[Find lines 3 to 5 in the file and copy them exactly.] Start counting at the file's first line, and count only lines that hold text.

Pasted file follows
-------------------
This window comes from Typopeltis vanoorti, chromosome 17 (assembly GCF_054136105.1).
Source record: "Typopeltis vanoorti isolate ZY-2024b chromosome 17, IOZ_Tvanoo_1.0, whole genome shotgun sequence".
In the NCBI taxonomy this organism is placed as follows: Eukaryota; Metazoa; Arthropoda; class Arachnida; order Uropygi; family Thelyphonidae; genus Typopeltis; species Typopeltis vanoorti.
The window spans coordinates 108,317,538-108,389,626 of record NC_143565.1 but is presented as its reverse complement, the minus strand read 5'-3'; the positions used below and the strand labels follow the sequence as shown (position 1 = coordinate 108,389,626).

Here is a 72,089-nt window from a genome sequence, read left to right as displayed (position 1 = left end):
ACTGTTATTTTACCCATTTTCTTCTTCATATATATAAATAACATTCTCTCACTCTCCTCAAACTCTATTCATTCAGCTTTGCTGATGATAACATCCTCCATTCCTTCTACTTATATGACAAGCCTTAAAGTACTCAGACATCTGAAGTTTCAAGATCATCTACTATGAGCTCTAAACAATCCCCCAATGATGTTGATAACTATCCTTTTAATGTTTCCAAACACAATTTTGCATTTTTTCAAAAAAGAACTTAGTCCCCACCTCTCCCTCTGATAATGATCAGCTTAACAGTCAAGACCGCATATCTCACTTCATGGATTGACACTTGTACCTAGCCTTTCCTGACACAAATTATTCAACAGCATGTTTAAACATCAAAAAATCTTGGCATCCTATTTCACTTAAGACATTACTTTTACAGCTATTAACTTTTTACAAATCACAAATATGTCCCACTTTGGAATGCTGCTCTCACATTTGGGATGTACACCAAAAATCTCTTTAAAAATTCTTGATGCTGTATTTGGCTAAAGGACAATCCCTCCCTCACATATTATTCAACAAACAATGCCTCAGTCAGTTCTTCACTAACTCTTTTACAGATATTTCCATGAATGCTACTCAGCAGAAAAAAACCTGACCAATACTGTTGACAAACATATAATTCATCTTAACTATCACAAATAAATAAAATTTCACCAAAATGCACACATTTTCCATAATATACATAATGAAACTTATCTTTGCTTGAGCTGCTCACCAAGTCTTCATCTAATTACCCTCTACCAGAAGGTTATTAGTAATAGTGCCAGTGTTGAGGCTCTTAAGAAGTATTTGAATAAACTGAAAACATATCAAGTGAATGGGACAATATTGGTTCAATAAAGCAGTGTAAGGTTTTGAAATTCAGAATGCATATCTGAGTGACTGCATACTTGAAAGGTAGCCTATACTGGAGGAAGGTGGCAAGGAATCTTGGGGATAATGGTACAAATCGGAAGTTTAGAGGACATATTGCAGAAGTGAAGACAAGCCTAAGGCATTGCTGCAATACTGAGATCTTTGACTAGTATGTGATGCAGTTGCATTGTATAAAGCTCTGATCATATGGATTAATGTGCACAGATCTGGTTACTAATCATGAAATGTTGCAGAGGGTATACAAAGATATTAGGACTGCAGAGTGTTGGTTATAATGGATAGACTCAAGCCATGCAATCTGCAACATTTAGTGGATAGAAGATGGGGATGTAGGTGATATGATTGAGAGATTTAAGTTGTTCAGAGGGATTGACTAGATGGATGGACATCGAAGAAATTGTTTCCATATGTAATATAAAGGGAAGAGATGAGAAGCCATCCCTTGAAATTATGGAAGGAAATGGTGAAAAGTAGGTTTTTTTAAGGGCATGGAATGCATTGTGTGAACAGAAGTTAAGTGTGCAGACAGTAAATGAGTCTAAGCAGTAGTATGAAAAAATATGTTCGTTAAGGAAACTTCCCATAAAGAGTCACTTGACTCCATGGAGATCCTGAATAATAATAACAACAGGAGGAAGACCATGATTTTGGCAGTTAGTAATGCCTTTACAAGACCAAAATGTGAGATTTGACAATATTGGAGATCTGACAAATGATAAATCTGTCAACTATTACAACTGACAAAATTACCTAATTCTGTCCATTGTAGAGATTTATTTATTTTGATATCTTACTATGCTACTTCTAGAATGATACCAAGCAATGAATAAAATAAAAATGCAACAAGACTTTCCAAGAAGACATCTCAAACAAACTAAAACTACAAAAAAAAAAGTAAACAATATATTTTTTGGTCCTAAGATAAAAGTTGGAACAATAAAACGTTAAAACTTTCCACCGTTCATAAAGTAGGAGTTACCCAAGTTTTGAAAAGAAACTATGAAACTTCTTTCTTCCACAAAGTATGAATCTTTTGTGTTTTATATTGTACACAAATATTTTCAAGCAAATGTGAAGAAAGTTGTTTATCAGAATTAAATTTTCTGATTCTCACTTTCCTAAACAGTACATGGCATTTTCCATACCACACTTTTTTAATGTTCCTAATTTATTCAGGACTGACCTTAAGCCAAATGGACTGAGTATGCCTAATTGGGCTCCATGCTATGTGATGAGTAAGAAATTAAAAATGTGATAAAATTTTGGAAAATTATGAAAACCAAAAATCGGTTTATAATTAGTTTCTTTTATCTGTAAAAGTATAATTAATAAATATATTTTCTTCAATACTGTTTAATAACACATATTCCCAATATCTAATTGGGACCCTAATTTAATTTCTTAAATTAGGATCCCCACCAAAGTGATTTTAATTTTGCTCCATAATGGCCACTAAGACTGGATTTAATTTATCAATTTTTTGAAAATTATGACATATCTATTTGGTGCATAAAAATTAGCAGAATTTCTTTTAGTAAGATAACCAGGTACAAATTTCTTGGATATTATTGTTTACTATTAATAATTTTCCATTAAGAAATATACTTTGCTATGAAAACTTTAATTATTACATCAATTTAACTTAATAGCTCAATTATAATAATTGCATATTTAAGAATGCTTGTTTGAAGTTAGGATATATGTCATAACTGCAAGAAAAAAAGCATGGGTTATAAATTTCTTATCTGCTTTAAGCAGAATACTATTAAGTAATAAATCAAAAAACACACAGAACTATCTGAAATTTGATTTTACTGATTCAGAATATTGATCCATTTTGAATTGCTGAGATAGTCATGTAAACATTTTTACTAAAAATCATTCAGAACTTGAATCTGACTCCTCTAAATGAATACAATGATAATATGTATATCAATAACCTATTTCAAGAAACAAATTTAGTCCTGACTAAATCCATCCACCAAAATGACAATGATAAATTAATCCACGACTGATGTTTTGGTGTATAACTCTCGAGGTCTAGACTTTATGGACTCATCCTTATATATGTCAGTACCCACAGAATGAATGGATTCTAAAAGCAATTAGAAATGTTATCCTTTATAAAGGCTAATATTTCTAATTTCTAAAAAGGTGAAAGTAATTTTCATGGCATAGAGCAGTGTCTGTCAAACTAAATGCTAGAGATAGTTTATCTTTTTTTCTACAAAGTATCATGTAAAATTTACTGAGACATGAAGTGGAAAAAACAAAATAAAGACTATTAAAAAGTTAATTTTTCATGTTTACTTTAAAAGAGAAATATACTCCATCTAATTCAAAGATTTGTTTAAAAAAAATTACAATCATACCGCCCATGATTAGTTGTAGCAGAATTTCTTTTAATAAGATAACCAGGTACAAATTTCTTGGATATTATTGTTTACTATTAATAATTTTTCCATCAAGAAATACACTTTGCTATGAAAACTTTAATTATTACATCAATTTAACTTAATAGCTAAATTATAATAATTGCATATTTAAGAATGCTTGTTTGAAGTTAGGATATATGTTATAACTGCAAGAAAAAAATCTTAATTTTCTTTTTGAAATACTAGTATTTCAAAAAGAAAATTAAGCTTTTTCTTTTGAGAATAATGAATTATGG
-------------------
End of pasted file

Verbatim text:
In the NCBI taxonomy this organism is placed as follows: Eukaryota; Metazoa; Arthropoda; class Arachnida; order Uropygi; family Thelyphonidae; genus Typopeltis; species Typopeltis vanoorti.
The window spans coordinates 108,317,538-108,389,626 of record NC_143565.1 but is presented as its reverse complement, the minus strand read 5'-3'; the positions used below and the strand labels follow the sequence as shown (position 1 = coordinate 108,389,626).

Here is a 72,089-nt window from a genome sequence, read left to right as displayed (position 1 = left end):